The news that Sweetbriar College will be open in the fall no doubt pleased many alums of that institution, but while the school has been temporarily rescued from imminent death, it is still very much on life support. What are the prospects that Sweetbriar will be alive and well a decade from now? Certainly far better than zero, but also not anywhere near 100 percent.
The Sweetbriar experience is one we will see a lot in coming years, I suspect. Before looking at the broader phenomenon, let’s look specifically at Sweetbriar. What can it do to improve its prospects? Some things are decidedly low-tech. Sweetbriar could, for example, accept male students. The current single-sex model seems not to be working well, so making the school co-ed is certainly one option. Some of the alums working to save the school are probably dead set against this, and there are some advantages to single-sex education, but many other former single-sex schools (Harvard and Vassar come to mind) have flourished in a co-ed environment.
A second low tech thing Sweetbriar can do is hire good new leadership. Its last non-interim president was apparently much disliked, showing contempt for some of Sweetbriar’s enduring traditions. The interim president, James Jones, is now out. Likewise, the governing board is changing radically.
Sweetbriar is one of a number of relatively small Southern colleges historically catering mainly to students from relatively affluent backgrounds – Washington and Lee, Davidson, Sewanee (University of the South), and Hollins are four other examples that come to mind; even the University of Virginia fits this mold. Some of the other schools in this genre seem to be flourishing, and I suspect Sweetbriar could learn from them. Perhaps the model of vigorous discounting from a high sticker-price tuition (what Sweetbriar has done) is not the best model – Sewanee has experimented with cutting the base fee, but doing less discounting. Sweetbriar has gone for “access,” vastly increasing the proportion of low-income students, in the process probably robbing the place of its distinctive character.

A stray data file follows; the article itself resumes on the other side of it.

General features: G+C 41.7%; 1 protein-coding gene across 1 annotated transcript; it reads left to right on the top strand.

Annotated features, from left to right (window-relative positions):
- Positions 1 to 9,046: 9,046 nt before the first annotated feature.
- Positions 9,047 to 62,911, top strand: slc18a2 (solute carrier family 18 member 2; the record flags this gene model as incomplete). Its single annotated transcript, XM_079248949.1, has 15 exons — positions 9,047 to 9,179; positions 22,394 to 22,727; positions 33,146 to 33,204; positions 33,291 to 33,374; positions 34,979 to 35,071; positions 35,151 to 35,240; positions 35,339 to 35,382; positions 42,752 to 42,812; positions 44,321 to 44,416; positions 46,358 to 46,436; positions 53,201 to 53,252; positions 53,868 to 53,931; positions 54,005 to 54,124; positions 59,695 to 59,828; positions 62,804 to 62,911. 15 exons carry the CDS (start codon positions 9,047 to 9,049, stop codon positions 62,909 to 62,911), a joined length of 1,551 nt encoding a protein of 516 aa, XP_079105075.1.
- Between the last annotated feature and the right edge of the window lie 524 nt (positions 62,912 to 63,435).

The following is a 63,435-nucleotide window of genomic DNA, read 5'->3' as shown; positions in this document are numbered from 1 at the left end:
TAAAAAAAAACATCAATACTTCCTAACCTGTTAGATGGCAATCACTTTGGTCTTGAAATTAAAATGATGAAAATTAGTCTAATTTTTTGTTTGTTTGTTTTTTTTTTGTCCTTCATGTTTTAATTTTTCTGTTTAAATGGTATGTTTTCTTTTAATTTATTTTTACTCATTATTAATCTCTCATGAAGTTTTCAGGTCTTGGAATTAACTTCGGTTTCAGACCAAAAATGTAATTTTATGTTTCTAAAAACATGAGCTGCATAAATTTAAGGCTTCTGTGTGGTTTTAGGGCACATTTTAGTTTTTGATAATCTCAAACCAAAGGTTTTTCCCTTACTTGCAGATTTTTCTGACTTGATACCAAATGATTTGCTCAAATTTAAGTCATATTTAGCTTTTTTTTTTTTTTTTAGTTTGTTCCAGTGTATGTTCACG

This brings me to the macro dimensions of the Sweetbriar story. What is happening at Sweetbriar is beginning to happen at a lot of places. The pool of 18-to-22 year olds is stagnant at the moment. College costs have risen relative to the perceived benefits. Overinvestment in higher education has lowered the rate of return and increased the risks, as manifested in the massive underemployment of recent graduates. The nation’s economic growth has fallen sharply as the nation has increasingly embraced a European-style welfare state and neutered the rugged individualism that, along with the rule of law, enforcement of private property rights, a relatively predictable currency, and a few other things, has made America the planetary economic superpower. Lower growth, in turn has both reduced subsidies of higher education by third parties (governments and private philanthropy) and reduced the capacity of students to pay tuition bills.
The progressive impulse is to prevent failure. Thus liberals like President Obama, Elizabeth Warren, and Hillary Clinton want to forgive student-loan delinquencies or charge unrealistically low interest rates on loans. Soon, they will probably want to save failing colleges (except the for-profit institutions, which some want to destroy on ideological grounds). We should resist this impulse to save the colleges. Creative destruction and disinvestment in higher education are desperately needed; our charity led to subsidies that have prevented a needed transformation from occurring. Some of those in trouble will reinvent themselves with new leadership, ideas, or technologies. Whether Sweetbriar, a school whose strength historically has come as much from its consumption value (e.g. promoting horseback riding and fancy parties) as its role as a creator of human capital, will succeed only time will tell.
Richard Vedder directs the Center for College Affordability and Productivity, teaches at Ohio University, and is an Adjunct Scholar at the American Enterprise Institute.